I’ll have some spoilers in this post, so you might want to avoid it if you haven’t finished the campaign. I’ll black out any that directly talk about what happens at the end, but I won’t mark obvious or minor ones. Consider yourself warned.
Anyway…the biggest game of the year has arrived and I’ve finished it, as have millions of others, no doubt. All the speculation about how they’d close it – in my case whether or not they’d fire the rings and kill everyone – have been answered and now all we have to show for it is one of the most complete multiplayer games ever made. It’s a hard life…
Overall I loved the game, and with the exception of one massive low – mission 8 on heroic was like jabbing myself in the eye for 40 minutes – I thought that the campaign was up there with the first game. In fact I’d probably say it was better since Halo wasn’t without its own infamously bad level and Halo 3 was much less liberal with the repetition of environments, at least dressing them up differently or changing things around. Off the top of my head there are three missions here that I could play until my thumbs drop off and not bore of them – The Storm, The Ark, and The Covenant – up there with The Silent Cartographer and Assault on the Control Room as classics.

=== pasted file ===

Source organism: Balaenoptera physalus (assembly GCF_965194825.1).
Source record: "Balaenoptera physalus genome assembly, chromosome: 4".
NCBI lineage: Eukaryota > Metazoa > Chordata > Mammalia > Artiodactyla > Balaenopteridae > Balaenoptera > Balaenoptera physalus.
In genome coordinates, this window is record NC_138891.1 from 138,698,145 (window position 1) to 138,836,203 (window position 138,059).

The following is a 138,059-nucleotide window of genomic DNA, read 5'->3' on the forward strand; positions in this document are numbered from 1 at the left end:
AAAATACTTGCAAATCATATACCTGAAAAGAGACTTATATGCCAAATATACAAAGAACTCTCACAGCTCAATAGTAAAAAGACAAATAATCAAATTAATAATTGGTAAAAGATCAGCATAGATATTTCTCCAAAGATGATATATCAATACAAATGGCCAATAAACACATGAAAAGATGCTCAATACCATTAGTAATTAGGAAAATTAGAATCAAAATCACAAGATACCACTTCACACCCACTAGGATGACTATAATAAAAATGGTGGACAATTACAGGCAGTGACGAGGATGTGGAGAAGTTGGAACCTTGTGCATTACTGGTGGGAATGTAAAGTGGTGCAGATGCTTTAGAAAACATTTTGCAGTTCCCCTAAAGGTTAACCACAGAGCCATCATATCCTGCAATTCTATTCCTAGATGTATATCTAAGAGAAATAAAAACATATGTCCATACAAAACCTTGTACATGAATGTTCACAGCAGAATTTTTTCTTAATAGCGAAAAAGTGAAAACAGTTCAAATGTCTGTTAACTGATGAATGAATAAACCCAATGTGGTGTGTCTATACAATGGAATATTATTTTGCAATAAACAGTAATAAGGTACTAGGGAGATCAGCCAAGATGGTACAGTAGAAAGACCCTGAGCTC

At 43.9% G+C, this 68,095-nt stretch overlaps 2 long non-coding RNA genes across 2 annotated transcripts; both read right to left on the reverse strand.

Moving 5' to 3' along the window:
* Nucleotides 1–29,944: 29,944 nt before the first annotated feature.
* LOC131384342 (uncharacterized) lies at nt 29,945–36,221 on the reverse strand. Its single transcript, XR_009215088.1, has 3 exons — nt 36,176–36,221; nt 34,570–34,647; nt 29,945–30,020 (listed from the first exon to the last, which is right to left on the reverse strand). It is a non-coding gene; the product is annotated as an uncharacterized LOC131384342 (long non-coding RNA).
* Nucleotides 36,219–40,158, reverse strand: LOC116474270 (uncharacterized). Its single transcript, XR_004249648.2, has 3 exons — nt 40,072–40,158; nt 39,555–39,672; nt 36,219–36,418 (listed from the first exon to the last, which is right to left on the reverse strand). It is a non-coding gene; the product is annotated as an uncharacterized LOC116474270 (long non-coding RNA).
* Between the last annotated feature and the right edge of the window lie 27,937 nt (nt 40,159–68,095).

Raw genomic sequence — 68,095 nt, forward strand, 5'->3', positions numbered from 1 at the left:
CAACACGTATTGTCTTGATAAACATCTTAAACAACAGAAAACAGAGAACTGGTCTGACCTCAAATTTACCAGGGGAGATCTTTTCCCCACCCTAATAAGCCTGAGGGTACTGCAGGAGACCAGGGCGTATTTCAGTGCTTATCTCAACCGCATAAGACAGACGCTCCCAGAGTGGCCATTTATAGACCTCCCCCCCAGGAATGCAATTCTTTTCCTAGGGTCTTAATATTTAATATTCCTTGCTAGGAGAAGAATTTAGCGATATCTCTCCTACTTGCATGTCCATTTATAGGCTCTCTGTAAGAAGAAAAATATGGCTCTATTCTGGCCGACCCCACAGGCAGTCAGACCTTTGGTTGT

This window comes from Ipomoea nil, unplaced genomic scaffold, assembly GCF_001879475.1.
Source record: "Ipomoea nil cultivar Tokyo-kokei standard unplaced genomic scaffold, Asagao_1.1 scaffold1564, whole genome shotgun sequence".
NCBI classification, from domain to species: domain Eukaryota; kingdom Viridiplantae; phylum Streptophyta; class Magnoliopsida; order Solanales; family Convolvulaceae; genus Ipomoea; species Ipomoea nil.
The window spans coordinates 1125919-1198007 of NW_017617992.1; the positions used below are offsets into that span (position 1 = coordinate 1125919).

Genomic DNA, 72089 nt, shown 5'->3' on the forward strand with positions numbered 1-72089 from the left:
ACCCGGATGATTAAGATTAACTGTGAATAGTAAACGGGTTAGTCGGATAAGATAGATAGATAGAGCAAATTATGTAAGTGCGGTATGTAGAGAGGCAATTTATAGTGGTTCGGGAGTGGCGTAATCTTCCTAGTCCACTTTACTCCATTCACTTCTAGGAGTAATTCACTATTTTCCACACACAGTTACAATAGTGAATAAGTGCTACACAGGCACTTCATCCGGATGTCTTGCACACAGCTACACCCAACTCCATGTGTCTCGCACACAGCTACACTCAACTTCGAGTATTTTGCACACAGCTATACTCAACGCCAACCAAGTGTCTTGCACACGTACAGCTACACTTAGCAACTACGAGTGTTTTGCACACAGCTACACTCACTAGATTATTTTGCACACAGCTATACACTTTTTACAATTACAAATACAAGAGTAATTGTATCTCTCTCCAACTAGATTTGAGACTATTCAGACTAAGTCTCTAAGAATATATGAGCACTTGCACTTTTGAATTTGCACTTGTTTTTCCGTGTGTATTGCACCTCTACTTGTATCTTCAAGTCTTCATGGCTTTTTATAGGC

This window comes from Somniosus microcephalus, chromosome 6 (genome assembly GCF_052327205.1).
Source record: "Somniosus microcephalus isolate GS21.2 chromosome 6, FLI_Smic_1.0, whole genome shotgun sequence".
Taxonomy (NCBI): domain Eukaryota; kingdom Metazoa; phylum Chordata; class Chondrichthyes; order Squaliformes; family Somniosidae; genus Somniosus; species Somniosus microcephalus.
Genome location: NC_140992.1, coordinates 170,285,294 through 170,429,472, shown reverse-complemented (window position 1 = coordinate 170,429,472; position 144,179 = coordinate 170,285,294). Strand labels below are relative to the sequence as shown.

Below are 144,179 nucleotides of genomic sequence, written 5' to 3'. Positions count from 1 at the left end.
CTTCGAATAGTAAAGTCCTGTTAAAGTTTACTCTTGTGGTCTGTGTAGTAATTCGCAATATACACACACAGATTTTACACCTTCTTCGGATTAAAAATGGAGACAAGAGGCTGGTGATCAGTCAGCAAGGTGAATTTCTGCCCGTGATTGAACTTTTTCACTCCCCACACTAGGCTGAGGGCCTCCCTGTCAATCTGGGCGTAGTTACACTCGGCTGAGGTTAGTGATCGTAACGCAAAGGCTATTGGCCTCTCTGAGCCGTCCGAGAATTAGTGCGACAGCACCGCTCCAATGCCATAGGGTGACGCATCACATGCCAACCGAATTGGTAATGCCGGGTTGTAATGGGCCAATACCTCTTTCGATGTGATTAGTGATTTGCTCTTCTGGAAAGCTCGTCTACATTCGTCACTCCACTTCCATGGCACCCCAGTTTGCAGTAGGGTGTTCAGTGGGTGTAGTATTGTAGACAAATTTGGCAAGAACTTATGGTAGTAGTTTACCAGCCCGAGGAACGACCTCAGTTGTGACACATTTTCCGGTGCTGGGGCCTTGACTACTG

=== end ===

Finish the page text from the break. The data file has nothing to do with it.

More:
Multiplayer is as supreme as it was back in the beta and little has changed since my initial impressions. Big Team Battle on Valhalla with a team of friends is dangerously close to a perfect multiplayer experience, and it’s the new features that allow you to relive it that I want to talk about.
Even if they haven’t yet been matched for depth, Halo 2 was the big step towards making persistent stats a standard feature that has been co-opted for the likes of Battlefield 2 and Resistance. Halo 3 just takes it to the next level, with everything that Halo 2 had and more, including the screenshot facility that we’ll undoubtedly be seeing more of as the popularity grows (see Gran Turismo 4, Forza 2, PGR3, etc). Just going to the stats page for a game lets you view all of the saved media of the best moments such as my double laser kill from across the map (plug). I love taking screenshots to show off the stunning lighting in the game, and the above screen is one such example from my campaign.